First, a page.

In my case, I made a tough decision to take a break. Simply because my employer was not ready to extend my three month maternity leave. Yes. At that point of time, it was three months, shortly after which it was made to be six months. But I missed that, unfortunately. And, you know, I had to take the tough call of taking a break to take care of my baby. I wouldn't advise anybody to do that. If you are career oriented, which you should be, you should keep in mind that the baby eventually grows right. And you would always want to be a role model for your child. So keep that in mind while making your decisions.

I know that it's very important to be around the baby, especially in the initial weeks, months, years, I would say, but get as much help as possible. And if it's something you can manage, I would advise that manage the entire childcare without a carrier break. Six months is a good time. I think I should say I'm thankful for this change of policy. And it's great because three months was too less so. Yes. My advice to all mom-to-bes, would be to be mindful of the fact that eventually the baby grows right. And at that point of time, it's very difficult to reverse your decision.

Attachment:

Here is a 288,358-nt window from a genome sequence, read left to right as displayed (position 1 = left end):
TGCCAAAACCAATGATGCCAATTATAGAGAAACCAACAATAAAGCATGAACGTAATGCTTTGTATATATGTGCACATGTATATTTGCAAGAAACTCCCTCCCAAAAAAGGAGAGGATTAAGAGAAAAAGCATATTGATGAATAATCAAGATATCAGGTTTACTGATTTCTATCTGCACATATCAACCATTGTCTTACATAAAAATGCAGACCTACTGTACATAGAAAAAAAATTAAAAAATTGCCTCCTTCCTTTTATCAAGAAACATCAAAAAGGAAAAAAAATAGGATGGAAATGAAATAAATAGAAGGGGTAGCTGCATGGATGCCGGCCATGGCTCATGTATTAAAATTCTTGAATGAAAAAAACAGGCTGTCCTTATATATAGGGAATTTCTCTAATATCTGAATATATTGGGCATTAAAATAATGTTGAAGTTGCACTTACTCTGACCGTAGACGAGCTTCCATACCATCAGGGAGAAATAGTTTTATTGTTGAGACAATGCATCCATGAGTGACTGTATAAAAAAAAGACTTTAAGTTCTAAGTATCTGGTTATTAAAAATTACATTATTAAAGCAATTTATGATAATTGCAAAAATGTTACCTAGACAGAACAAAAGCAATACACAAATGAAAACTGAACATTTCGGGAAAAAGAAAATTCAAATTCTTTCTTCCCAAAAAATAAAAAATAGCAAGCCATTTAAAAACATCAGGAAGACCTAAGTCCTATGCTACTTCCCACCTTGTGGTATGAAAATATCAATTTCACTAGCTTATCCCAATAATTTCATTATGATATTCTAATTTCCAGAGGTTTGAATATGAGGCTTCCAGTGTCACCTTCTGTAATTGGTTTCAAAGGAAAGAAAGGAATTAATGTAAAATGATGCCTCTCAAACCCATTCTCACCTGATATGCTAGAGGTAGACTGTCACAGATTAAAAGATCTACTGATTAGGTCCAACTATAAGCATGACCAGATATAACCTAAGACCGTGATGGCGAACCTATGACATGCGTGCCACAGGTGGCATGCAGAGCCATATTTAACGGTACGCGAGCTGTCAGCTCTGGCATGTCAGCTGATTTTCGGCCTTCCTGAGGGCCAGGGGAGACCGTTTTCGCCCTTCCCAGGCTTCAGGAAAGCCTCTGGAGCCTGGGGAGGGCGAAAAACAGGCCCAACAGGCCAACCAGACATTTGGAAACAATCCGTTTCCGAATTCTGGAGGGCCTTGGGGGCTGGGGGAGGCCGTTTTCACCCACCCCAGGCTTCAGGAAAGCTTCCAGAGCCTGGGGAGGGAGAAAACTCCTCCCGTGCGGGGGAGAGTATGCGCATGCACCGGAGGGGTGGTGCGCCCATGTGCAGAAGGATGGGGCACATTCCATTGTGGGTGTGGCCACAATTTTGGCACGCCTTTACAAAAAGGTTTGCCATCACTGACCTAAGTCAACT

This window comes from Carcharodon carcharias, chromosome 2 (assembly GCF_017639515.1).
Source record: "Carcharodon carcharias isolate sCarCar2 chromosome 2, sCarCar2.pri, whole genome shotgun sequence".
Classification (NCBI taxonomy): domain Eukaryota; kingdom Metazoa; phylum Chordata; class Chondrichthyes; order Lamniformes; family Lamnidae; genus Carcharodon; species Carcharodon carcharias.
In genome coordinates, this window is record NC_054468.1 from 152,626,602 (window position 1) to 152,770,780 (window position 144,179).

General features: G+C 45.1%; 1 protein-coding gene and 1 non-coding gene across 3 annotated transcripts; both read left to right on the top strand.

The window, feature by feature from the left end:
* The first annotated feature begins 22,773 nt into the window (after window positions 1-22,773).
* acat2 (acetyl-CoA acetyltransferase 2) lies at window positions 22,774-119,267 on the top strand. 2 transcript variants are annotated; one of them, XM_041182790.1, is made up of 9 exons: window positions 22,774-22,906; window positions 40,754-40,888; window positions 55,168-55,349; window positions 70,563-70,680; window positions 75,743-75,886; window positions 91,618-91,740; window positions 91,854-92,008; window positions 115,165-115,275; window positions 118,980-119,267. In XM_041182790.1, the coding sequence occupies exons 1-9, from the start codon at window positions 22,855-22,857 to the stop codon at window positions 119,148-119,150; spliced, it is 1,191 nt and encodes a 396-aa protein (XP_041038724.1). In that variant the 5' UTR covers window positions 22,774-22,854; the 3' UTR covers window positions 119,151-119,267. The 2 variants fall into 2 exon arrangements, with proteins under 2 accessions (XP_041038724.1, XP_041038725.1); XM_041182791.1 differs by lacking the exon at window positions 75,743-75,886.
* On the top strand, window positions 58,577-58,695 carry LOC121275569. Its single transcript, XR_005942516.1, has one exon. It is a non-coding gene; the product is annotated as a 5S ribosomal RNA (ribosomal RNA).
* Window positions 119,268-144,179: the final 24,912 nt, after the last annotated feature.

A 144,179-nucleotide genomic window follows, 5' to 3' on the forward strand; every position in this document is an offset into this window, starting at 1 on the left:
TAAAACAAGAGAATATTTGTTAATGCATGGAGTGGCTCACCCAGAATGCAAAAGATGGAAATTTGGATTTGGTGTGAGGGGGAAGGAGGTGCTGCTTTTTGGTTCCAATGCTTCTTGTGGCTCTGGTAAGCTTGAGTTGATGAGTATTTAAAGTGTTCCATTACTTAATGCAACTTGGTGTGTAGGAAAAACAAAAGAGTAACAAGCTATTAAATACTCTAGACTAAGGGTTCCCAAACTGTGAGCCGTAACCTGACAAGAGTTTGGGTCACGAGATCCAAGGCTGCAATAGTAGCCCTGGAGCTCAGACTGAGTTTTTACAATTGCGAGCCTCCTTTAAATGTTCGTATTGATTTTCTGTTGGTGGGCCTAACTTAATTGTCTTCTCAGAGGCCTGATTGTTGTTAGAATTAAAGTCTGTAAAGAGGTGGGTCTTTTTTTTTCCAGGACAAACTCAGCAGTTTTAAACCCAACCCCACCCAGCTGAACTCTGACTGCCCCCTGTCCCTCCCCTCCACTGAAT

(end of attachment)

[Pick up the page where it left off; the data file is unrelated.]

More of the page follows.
It took a lot of time for me to actually get back to the workforce. And it was not easy. There was a lot of resistance. I mean, I got calls because I had worked for a long period, close to a decade before actually taking a break. But the moment the person, the recruitment team, came to know about my break, they were just not ready to move ahead. This is the reality. It is the sad truth.

There are several programs run by several organizations to bring back mothers, to make them join the workforce again. And I really appreciate that. I think these initiatives are very required to make sure we don't lose a major fraction of our workforce.

Hina : I have two thoughts around that one. I think nowadays, post pandemic, with a hybrid model, it's become easier for women to continue their career while not missing out too much on their child's formative years. So that, coupled with government policy, plus companies giving six months paid and unpaid leave, I think India specially has a very good maternity policy by the government as well as most of the organizations. So now is a very good time to embrace motherhood and to not let go of your individuality. I think your point regarding working for your own self is extremely, extremely good and I think very important for women.

Suchi : Absolutely. I completely agree.

Hina : Great. That's wonderful. Suchi, thank you so much for letting us know, making us a part of your journey, telling us about it, your story, and we're very happy to have you on the show.

Suchi : Thank you very much, Hina, for having me.